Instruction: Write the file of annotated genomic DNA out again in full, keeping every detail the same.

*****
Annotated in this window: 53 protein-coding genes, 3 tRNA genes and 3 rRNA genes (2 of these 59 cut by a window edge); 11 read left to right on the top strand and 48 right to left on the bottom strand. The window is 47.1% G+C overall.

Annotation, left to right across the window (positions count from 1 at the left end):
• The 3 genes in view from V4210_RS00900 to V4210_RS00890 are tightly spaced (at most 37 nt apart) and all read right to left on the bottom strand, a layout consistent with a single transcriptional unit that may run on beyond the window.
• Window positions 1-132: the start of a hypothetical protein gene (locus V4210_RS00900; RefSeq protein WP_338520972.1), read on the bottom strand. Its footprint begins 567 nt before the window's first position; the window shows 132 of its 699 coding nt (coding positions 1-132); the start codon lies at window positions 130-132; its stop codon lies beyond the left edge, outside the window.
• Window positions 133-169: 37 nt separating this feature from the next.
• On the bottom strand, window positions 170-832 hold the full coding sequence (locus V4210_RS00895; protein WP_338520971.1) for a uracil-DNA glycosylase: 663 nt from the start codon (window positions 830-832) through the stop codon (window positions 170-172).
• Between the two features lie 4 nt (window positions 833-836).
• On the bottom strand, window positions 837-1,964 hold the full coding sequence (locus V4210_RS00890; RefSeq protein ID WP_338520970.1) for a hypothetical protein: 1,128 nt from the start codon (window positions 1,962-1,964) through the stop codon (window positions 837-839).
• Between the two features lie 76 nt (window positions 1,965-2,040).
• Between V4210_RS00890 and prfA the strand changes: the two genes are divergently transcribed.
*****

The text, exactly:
Annotated in this window: 53 protein-coding genes, 3 tRNA genes and 3 rRNA genes (2 of these 59 cut by a window edge); 11 read left to right on the top strand and 48 right to left on the bottom strand. The window is 47.1% G+C overall.

Annotation, left to right across the window (positions count from 1 at the left end):
• The 3 genes in view from V4210_RS00900 to V4210_RS00890 are tightly spaced (at most 37 nt apart) and all read right to left on the bottom strand, a layout consistent with a single transcriptional unit that may run on beyond the window.
• Window positions 1-132: the start of a hypothetical protein gene (locus V4210_RS00900; RefSeq protein WP_338520972.1), read on the bottom strand. Its footprint begins 567 nt before the window's first position; the window shows 132 of its 699 coding nt (coding positions 1-132); the start codon lies at window positions 130-132; its stop codon lies beyond the left edge, outside the window.
• Window positions 133-169: 37 nt separating this feature from the next.
• On the bottom strand, window positions 170-832 hold the full coding sequence (locus V4210_RS00895; protein WP_338520971.1) for a uracil-DNA glycosylase: 663 nt from the start codon (window positions 830-832) through the stop codon (window positions 170-172).
• Between the two features lie 4 nt (window positions 833-836).
• On the bottom strand, window positions 837-1,964 hold the full coding sequence (locus V4210_RS00890; RefSeq protein ID WP_338520970.1) for a hypothetical protein: 1,128 nt from the start codon (window positions 1,962-1,964) through the stop codon (window positions 837-839).
• Between the two features lie 76 nt (window positions 1,965-2,040).
• Between V4210_RS00890 and prfA the strand changes: the two genes are divergently transcribed.